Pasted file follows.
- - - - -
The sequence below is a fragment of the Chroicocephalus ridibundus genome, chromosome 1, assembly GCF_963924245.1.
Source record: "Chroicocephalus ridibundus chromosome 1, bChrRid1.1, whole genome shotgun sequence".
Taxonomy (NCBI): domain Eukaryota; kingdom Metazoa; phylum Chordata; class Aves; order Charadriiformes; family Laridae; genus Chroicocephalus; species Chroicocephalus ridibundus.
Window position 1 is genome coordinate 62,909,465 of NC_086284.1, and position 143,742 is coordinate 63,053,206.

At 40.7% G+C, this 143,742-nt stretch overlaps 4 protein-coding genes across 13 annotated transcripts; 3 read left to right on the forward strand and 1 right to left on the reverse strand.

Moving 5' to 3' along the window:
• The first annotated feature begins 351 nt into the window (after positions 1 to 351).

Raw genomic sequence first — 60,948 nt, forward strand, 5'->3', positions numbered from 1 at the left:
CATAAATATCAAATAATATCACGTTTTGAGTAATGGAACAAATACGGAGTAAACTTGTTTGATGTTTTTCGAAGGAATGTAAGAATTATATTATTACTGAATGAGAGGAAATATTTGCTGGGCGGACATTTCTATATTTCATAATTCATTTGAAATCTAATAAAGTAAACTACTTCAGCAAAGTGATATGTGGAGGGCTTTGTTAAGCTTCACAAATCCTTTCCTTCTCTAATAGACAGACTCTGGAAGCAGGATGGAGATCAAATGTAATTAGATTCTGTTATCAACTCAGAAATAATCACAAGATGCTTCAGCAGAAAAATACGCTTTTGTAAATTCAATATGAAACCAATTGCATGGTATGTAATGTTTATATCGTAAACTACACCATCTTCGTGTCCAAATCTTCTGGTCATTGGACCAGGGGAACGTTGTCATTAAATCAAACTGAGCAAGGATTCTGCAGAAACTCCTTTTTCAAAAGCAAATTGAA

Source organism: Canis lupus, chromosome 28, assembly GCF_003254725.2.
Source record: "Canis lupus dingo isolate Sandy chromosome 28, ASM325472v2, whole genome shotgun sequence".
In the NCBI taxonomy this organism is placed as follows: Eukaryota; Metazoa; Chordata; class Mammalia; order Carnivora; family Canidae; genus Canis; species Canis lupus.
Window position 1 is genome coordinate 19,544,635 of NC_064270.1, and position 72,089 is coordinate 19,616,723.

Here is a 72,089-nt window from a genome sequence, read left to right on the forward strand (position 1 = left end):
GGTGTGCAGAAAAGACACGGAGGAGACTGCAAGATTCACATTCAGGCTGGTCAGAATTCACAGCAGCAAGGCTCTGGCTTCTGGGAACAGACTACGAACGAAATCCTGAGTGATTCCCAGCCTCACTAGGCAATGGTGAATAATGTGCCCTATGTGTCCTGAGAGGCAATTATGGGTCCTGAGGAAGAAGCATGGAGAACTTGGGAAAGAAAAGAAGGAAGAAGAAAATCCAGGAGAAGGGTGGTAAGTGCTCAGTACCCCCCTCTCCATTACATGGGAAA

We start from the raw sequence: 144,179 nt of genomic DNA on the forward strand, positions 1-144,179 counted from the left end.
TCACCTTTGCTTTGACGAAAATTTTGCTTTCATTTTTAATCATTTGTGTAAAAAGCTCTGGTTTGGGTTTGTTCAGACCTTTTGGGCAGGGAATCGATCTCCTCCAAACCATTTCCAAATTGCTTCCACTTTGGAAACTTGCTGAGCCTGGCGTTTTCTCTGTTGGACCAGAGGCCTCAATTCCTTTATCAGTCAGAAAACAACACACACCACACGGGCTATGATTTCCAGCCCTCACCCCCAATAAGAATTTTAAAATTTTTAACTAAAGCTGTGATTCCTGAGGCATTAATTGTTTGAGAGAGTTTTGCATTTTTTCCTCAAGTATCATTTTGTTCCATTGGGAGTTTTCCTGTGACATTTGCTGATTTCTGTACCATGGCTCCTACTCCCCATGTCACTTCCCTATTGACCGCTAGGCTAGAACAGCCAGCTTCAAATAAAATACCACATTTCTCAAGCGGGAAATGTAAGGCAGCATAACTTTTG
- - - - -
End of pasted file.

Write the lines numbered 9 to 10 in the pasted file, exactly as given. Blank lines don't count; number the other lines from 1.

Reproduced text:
CATAAATATCAAATAATATCACGTTTTGAGTAATGGAACAAATACGGAGTAAACTTGTTTGATGTTTTTCGAAGGAATGTAAGAATTATATTATTACTGAATGAGAGGAAATATTTGCTGGGCGGACATTTCTATATTTCATAATTCATTTGAAATCTAATAAAGTAAACTACTTCAGCAAAGTGATATGTGGAGGGCTTTGTTAAGCTTCACAAATCCTTTCCTTCTCTAATAGACAGACTCTGGAAGCAGGATGGAGATCAAATGTAATTAGATTCTGTTATCAACTCAGAAATAATCACAAGATGCTTCAGCAGAAAAATACGCTTTTGTAAATTCAATATGAAACCAATTGCATGGTATGTAATGTTTATATCGTAAACTACACCATCTTCGTGTCCAAATCTTCTGGTCATTGGACCAGGGGAACGTTGTCATTAAATCAAACTGAGCAAGGATTCTGCAGAAACTCCTTTTTCAAAAGCAAATTGAA

Source organism: Canis lupus, chromosome 28, assembly GCF_003254725.2.